While researchers have tried to prove the findings wrong, all of them never take into account the actual cost of the car; the car purchase price. Even now with many researchers coming to Uber's side, and trying to prove that the net income is closer to $10 per hour, Zoepf backed down and stated that he also find the income closer to $10. Unlike other data sources, the actual earnings per driver are relatively easy to calculate, they only require the gross earnings and a standardized calculation of expenses. Again, remember the car cost, what we call in the industry the Capex. (Capital Expenditure)

When trying to evaluate other data, data that has an impact on traffic, air pollution, car types and driving options, researchers are faced with a brick wall. The only city you can consider getting a bit of information from is NYC where the Taxi and Limousine Commission forces Uber and Lyft to turn over data in exchange for licensing to drive in their area.

Uber did introduce in January 2017 their Uber Movement app for cities, but it has yet to be used for truly meaningful information and the site is lacking in any real data. Its more of a red-herring, just put there for picture worthiness, in reality, it doesn't provide anything of value.

Uber has its own research team, headed by Andrew Salzberg, who told the press that "We're actively looking in a bunch of different directions to be able to share data in different ways and for different purposes." Which is an improvement in stance and is better than Lyft's silence on the subject.

The biggest issue that researchers have with Uber and Lyft are the speed in which society has changed. Most changes take time, and during the transition period, a lot of data is shared t help improve the new technology through collaborative research into its impact on society. However, with ridesharing, there is a big wall, and the speed of change combined with the privacy of data has made this particular evolutionary step problematic. Add to this the research into driverless cars, (AV's), and you have a future where the impact of AV's is unknown since the current impact of ridesharing is as yet not fully understood.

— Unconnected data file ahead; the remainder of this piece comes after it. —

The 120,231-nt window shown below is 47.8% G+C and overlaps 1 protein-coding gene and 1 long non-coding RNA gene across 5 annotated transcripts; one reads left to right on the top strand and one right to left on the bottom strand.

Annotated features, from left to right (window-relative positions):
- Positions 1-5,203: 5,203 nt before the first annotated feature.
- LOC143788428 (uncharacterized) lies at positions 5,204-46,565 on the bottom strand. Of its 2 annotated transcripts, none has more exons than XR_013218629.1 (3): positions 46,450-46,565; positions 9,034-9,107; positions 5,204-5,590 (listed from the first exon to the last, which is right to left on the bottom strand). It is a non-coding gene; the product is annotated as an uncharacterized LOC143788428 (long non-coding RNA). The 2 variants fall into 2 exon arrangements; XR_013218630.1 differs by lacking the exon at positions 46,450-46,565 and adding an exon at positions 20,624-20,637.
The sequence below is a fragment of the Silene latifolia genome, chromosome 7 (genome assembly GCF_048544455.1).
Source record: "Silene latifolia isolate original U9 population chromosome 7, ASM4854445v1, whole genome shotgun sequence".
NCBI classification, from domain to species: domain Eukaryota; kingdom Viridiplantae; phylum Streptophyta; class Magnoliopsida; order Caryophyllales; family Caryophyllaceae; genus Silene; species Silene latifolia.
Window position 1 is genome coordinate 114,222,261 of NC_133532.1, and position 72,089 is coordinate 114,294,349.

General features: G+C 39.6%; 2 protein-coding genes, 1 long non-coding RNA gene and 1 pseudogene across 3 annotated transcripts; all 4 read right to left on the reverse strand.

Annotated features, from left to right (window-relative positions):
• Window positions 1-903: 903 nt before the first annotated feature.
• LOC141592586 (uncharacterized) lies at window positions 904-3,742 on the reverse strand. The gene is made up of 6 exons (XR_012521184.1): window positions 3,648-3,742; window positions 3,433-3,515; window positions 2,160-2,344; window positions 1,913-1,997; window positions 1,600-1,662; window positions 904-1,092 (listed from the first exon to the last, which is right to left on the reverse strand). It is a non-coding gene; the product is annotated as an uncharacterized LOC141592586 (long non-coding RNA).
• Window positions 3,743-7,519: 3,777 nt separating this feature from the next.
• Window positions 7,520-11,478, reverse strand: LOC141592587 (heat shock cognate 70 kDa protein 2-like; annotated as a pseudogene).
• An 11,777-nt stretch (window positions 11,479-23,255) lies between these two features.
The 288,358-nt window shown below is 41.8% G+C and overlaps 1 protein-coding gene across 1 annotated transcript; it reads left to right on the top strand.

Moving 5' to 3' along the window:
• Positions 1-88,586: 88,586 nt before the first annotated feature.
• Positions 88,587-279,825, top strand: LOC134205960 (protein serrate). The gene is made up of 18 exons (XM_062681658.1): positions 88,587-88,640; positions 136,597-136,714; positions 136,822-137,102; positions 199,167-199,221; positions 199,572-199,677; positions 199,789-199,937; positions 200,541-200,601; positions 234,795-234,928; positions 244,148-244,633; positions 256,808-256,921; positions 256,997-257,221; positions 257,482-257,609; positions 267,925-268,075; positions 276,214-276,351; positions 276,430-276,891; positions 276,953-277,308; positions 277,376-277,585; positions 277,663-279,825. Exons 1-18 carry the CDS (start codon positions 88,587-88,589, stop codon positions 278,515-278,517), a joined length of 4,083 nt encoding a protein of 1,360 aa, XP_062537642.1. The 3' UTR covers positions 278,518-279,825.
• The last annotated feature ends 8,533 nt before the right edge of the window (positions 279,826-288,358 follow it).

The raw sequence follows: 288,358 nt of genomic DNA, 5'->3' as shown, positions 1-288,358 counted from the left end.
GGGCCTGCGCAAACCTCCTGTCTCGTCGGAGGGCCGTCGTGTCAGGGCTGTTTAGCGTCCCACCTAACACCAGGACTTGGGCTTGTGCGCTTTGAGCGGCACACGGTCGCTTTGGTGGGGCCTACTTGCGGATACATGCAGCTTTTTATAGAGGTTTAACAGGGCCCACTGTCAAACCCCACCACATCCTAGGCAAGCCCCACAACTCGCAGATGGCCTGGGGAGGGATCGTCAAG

The only possible solution is the NYC approach, where regulators change how ridesharing is approached. No longer an "app" but an electronic taxi platform, where the rideshare company must conform to the same demands that taxi ranks conformed to in the past. This whole "Kalanick" approach to law and order made by the industry has to be broken. It seems that regulators are actually scared of Uber. The fact that the company has continued to lambast the regulators in every state and reached levels of forced cooperation is troubling. Sure, it helps change the transport sector, but why do the regulators let such companies retain their "data" privacy when they affect the public in such a manner. While Coca Cola's recipe is a secret, the FDA knows the recipe very well otherwise Coca-Cola would not be sold in the US. This recipe has remained a secret for decades, which means that the FDA is good at keeping secrets. If this is the case, then Uber and Lyft can be regulated too, and their data can be shared with regulators and kept secret. Only allowing the relevant information regarding traffic and air pollution to be used for research purposes.


The gig economy has changed how we do business; it is the next step in decentralized industry, a border-less worldview. When adding the blockchain into this mix, we are getting a picture of a future where everyone has access to everything, but no one knows anything. The only way to remove this oxymoron situation is to regulate ridesharing and make all relevant data available fully. If the FAA can control air traffic the way it does, its time the regulators stepped in and made Uber and Lyft accountable in the same way.

NYC has shown the way; its time other cities started to follow suit and make data sharing a mandatory requirement for allowing rideshare driving in the city.

it is rather in-funny that rideshare companies, private or not, get to keep their information private from cities and states. When regulated organizations have mandatory rules for providing constant streams of data. It is time that Uber and Lyft be fully regulated and enough of this laissez-faire approach to gig -economies. Apps are no excuse for freedom of regulation. If they were then Microsoft should be an unregulated app provider.

No matter what we little people think, at the end of the day, the big companies do what they want. Even cities cannot fight mega-bucks, and if a company like Uber wants to keep its metrics secret, no one can force them to divulge the information. If they do want to force the issue, they will have to change the constitution as well as the amendments. On the other side of the coin, Uber can be forced to divulge its information in less liberal countries where it operates. That would be interesting to see, if another country decides that Uber has to divulge its data or else leave.